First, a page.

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Compromise possible in Europe's stability pact crisis

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Compromise possible in Europe's stability pact crisis


The 12 members of the euro zone have reportedly agreed on a compromise to reformulate European Union budget rules.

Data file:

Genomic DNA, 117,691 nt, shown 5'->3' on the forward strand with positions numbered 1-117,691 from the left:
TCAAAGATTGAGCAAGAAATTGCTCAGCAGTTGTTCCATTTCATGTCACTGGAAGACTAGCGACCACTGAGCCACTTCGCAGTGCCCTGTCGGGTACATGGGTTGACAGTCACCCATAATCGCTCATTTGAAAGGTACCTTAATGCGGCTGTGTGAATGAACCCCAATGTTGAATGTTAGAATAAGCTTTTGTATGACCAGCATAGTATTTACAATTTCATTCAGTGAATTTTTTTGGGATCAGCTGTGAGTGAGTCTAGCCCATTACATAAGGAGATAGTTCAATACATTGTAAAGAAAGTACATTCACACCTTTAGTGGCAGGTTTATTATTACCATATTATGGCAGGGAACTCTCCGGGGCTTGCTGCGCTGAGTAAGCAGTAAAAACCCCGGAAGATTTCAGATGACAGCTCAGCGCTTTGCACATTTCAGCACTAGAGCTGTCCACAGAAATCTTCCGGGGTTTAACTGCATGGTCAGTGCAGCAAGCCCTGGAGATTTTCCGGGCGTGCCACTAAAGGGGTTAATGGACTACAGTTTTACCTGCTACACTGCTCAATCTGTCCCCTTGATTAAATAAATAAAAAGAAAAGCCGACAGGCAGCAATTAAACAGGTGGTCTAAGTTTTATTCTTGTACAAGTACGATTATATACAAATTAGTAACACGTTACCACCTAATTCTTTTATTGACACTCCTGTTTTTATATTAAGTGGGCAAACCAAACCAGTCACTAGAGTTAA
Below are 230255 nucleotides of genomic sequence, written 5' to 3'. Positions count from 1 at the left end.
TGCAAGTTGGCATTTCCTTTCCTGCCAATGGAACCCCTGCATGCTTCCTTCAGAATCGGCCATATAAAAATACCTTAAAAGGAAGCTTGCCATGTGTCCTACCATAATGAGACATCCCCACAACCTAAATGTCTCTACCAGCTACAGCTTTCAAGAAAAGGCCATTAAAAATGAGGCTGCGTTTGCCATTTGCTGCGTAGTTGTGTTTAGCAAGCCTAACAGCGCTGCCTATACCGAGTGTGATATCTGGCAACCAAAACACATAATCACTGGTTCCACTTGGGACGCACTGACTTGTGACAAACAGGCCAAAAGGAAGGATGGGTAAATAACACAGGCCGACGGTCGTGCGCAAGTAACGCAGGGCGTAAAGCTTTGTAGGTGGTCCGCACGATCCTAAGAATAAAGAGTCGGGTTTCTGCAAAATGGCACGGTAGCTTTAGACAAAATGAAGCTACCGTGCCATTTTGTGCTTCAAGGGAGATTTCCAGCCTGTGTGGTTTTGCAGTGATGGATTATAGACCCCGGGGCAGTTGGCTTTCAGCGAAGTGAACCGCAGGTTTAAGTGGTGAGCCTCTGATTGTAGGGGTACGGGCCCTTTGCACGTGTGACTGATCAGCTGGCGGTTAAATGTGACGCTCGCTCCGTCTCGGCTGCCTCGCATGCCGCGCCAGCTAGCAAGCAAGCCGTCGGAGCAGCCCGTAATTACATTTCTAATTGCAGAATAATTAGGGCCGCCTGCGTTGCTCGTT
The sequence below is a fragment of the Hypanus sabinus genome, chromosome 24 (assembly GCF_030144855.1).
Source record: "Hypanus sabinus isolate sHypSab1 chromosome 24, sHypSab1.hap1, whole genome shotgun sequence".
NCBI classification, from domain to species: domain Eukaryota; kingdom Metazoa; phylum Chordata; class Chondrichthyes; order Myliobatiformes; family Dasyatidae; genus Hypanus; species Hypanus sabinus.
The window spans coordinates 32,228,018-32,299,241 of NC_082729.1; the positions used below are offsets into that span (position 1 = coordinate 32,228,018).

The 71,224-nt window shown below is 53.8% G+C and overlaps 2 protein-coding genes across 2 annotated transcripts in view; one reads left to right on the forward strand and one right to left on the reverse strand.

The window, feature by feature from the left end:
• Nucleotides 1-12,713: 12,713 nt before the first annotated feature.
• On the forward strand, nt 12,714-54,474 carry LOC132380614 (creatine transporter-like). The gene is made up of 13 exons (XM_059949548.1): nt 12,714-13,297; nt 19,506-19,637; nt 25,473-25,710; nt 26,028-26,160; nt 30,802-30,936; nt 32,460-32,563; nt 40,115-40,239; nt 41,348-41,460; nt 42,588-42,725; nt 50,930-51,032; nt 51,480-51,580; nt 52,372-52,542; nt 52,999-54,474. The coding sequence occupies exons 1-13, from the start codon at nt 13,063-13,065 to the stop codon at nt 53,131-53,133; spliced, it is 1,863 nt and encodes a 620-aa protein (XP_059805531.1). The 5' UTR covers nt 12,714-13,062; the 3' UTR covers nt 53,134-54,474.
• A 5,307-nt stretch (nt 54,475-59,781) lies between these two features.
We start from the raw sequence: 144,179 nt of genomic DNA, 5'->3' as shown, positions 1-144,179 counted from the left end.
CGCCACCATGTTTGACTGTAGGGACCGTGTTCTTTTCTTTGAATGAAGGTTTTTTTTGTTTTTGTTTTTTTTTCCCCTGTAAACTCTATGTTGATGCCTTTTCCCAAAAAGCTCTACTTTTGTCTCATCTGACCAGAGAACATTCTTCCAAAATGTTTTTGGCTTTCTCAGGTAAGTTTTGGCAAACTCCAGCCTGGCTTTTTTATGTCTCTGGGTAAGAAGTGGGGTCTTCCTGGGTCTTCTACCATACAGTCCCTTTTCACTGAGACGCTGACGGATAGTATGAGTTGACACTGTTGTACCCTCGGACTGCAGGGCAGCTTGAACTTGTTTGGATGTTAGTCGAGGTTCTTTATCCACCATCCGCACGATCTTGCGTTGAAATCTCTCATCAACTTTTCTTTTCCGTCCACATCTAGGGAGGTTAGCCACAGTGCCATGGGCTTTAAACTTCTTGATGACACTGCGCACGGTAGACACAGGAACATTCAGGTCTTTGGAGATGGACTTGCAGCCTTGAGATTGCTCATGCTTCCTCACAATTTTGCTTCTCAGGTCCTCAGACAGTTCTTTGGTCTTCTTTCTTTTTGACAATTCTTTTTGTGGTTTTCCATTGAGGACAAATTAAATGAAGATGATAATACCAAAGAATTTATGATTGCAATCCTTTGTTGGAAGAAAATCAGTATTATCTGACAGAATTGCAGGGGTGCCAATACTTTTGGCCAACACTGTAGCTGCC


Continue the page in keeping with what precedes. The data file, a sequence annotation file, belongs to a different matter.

Apparently they have accepted a compromise presented by the French finance minister, an idea that addressed Germany’s demands for special consideration of costs associated with reunification. All 25 euro zone finance ministers have been meeting in Brussels to hammer out a deal on reforming the EU’s budget deficit rules. Demands for the union’s Growth and Stability Pact to be relaxed came from heavy hitters like France and Germany. The ministers were hoping to strike an accord before a summit of EU leaders on Tuesday and Wednesday. Both Germany and France have broken the existing rules by running budget deficits of more than three percent of GDP for more than three years in a row. They wanted certain spending to be exempt – Berlin says reunification costs should not be included, while Paris wanted like military spending to be separate. Other countries in the bloc, however, still disagree over exactly what mitigating factors should be taken into account when countries’ deficits are examined.
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